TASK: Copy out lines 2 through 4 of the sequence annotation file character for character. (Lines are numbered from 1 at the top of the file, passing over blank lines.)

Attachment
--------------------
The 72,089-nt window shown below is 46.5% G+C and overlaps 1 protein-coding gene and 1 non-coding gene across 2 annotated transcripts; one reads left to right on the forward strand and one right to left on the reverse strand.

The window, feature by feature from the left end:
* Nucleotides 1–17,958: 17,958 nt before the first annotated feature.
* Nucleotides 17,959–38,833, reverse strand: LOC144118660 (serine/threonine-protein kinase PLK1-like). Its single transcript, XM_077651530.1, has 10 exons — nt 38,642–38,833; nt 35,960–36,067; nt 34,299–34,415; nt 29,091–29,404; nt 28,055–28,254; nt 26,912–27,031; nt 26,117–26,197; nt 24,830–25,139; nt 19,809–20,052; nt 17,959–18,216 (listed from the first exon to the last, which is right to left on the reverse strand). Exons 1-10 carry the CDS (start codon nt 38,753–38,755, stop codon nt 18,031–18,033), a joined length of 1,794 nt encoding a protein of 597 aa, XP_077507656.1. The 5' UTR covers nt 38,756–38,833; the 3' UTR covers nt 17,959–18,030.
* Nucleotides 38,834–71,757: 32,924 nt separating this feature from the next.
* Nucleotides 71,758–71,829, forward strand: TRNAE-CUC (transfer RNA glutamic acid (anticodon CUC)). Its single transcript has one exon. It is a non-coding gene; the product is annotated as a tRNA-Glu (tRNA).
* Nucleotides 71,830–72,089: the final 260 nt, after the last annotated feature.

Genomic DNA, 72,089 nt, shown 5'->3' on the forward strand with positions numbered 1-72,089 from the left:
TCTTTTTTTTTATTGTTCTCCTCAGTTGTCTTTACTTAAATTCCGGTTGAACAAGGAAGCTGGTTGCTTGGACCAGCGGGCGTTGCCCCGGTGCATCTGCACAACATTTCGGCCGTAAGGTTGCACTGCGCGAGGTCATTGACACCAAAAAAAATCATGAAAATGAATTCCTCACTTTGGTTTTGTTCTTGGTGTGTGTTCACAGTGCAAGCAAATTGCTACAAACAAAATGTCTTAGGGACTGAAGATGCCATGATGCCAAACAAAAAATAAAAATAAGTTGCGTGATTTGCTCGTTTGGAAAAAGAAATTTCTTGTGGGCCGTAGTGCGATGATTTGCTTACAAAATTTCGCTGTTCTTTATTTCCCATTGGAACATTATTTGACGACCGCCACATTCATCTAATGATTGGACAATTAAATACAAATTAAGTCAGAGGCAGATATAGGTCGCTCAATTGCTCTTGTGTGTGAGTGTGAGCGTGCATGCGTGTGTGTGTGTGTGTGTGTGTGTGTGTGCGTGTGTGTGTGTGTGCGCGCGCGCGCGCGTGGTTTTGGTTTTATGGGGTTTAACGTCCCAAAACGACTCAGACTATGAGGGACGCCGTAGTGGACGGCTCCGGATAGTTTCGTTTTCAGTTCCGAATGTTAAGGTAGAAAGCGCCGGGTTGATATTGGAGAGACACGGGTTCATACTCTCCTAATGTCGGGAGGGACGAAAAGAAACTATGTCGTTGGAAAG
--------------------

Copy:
The window, feature by feature from the left end:
* Nucleotides 1–17,958: 17,958 nt before the first annotated feature.
* Nucleotides 17,959–38,833, reverse strand: LOC144118660 (serine/threonine-protein kinase PLK1-like). Its single transcript, XM_077651530.1, has 10 exons — nt 38,642–38,833; nt 35,960–36,067; nt 34,299–34,415; nt 29,091–29,404; nt 28,055–28,254; nt 26,912–27,031; nt 26,117–26,197; nt 24,830–25,139; nt 19,809–20,052; nt 17,959–18,216 (listed from the first exon to the last, which is right to left on the reverse strand). Exons 1-10 carry the CDS (start codon nt 38,753–38,755, stop codon nt 18,031–18,033), a joined length of 1,794 nt encoding a protein of 597 aa, XP_077507656.1. The 5' UTR covers nt 38,756–38,833; the 3' UTR covers nt 17,959–18,030.